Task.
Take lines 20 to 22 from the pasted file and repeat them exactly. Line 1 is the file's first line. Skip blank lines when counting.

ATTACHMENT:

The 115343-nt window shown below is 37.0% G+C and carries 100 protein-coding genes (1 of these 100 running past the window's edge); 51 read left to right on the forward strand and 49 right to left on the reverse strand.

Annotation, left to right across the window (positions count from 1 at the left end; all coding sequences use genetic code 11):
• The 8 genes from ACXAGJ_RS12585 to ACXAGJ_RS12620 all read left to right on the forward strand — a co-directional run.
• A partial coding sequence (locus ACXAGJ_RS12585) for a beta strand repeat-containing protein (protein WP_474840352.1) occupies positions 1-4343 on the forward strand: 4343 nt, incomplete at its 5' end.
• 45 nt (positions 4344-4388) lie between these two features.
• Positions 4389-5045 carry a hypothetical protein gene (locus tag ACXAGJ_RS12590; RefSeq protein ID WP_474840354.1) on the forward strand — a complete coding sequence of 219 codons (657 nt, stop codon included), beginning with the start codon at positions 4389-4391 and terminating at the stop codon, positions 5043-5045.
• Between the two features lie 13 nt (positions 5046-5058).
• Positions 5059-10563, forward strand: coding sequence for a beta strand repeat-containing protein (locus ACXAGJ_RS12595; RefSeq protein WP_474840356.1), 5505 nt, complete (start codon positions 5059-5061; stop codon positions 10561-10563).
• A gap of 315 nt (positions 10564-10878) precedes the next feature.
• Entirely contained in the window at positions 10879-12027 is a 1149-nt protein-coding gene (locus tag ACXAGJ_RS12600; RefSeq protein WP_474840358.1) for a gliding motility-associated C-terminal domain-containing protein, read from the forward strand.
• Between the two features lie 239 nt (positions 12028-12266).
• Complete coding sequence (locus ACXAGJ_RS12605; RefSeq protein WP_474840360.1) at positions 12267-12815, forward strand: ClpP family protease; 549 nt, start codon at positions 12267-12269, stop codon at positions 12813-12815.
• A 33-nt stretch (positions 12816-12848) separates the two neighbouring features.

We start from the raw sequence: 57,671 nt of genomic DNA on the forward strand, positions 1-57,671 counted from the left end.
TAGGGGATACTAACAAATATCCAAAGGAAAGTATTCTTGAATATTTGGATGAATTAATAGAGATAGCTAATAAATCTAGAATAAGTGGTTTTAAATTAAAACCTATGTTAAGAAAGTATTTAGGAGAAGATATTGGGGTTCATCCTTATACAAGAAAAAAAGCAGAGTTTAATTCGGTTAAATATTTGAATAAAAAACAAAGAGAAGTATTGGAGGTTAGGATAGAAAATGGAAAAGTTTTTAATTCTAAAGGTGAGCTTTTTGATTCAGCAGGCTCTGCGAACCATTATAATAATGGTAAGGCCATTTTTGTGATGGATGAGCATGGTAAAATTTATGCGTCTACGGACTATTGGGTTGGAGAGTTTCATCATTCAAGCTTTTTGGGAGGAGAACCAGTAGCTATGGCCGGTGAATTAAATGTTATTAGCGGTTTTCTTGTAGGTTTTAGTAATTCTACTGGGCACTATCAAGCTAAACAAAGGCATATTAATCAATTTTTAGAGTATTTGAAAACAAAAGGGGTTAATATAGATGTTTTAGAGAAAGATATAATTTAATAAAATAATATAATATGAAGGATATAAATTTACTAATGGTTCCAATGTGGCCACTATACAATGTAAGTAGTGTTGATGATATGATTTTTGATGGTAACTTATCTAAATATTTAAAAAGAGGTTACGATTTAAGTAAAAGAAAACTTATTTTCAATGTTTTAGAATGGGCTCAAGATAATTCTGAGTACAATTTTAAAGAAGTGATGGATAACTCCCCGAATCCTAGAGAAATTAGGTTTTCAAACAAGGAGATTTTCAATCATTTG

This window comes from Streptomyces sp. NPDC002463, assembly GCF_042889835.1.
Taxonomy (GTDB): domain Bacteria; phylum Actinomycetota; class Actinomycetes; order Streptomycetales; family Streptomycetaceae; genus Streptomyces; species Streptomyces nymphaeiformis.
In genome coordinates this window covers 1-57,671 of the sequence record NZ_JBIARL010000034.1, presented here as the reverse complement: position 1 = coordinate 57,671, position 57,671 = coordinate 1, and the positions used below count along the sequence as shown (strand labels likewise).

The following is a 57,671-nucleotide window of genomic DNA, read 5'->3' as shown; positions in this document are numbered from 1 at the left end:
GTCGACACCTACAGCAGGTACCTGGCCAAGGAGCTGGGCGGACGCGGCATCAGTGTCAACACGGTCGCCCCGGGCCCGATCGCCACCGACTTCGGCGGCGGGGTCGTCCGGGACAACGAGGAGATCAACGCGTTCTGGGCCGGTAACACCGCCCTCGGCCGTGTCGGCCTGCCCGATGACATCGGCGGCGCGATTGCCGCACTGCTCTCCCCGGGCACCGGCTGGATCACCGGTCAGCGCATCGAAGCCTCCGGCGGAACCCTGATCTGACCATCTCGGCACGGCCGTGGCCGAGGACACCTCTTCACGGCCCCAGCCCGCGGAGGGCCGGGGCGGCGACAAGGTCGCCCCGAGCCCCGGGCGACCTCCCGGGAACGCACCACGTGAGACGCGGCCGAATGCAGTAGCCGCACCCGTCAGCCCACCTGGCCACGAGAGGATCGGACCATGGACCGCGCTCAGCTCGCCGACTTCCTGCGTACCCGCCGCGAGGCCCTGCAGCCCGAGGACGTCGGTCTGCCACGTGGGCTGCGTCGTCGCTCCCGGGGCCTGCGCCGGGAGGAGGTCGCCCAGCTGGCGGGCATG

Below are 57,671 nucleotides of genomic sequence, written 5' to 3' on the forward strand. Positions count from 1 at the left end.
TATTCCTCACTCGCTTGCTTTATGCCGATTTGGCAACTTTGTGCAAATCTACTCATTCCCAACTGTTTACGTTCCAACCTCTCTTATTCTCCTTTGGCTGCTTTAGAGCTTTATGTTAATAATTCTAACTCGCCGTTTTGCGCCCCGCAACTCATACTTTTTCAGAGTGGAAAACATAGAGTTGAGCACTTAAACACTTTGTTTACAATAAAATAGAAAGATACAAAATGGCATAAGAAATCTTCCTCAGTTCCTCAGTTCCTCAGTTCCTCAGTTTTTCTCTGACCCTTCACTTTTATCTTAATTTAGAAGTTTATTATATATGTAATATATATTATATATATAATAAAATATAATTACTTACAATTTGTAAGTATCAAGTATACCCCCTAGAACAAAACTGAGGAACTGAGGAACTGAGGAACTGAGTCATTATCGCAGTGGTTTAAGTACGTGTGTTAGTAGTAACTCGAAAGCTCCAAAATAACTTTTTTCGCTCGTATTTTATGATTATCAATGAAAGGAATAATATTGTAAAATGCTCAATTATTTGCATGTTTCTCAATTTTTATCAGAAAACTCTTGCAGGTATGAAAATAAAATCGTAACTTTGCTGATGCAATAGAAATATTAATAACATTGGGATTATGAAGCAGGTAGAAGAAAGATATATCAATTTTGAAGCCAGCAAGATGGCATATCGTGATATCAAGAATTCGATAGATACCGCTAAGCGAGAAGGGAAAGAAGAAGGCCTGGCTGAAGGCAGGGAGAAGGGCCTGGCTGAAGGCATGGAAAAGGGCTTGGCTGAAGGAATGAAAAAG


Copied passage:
GTCGACACCTACAGCAGGTACCTGGCCAAGGAGCTGGGCGGACGCGGCATCAGTGTCAACACGGTCGCCCCGGGCCCGATCGCCACCGACTTCGGCGGCGGGGTCGTCCGGGACAACGAGGAGATCAACGCGTTCTGGGCCGGTAACACCGCCCTCGGCCGTGTCGGCCTGCCCGATGACATCGGCGGCGCGATTGCCGCACTGCTCTCCCCGGGCACCGGCTGGATCACCGGTCAGCGCATCGAAGCCTCCGGCGGAACCCTGATCTGACCATCTCGGCACGGCCGTGGCCGAGGACACCTCTTCACGGCCCCAGCCCGCGGAGGGCCGGGGCGGCGACAAGGTCGCCCCGAGCCCCGGGCGACCTCCCGGGAACGCACCACGTGAGACGCGGCCGAATGCAGTAGCCGCACCCGTCAGCCCACCTGGCCACGAGAGGATCGGACCATGGACCGCGCTCAGCTCGCCGACTTCCTGCGTACCCGCCGCGAGGCCCTGCAGCCCGAGGACGTCGGTCTGCCACGTGGGCTGCGTCGTCGCTCCCGGGGCCTGCGCCGGGAGGAGGTCGCCCAGCTGGCGGGCATG

Below are 57,671 nucleotides of genomic sequence, written 5' to 3' on the forward strand. Positions count from 1 at the left end.
TATTCCTCACTCGCTTGCTTTATGCCGATTTGGCAACTTTGTGCAAATCTACTCATTCCCAACTGTTTACGTTCCAACCTCTCTTATTCTCCTTTGGCTGCTTTAGAGCTTTATGTTAATAATTCTAACTCGCCGTTTTGCGCCCCGCAACTCATACTTTTTCAGAGTGGAAAACATAGAGTTGAGCACTTAAACACTTTGTTTACAATAAAATAGAAAGATACAAAATGGCATAAGAAATCTTCCTCAGTTCCTCAGTTCCTCAGTTCCTCAGTTTTTCTCTGACCCTTCACTTTTATCTTAATTTAGAAGTTTATTATATATGTAATATATATTATATATATAATAAAATATAATTACTTACAATTTGTAAGTATCAAGTATACCCCCTAGAACAAAACTGAGGAACTGAGGAACTGAGGAACTGAGTCATTATCGCAGTGGTTTAAGTACGTGTGTTAGTAGTAACTCGAAAGCTCCAAAATAACTTTTTTCGCTCGTATTTTATGATTATCAATGAAAGGAATAATATTGTAAAATGCTCAATTATTTGCATGTTTCTCAATTTTTATCAGAAAACTCTTGCAGGTATGAAAATAAAATCGTAACTTTGCTGATGCAATAGAAATATTAATAACATTGGGATTATGAAGCAGGTAGAAGAAAGATATATCAATTTTGAAGCCAGCAAGATGGCATATCGTGATATCAAGAATTCGATAGATACCGCTAAGCGAGAAGGGAAAGAAGAAGGCCTGGCTGAAGGCAGGGAGAAGGGCCTGGCTGAAGGCATGGAAAAGGGCTTGGCTGAAGGAATGAAAAAG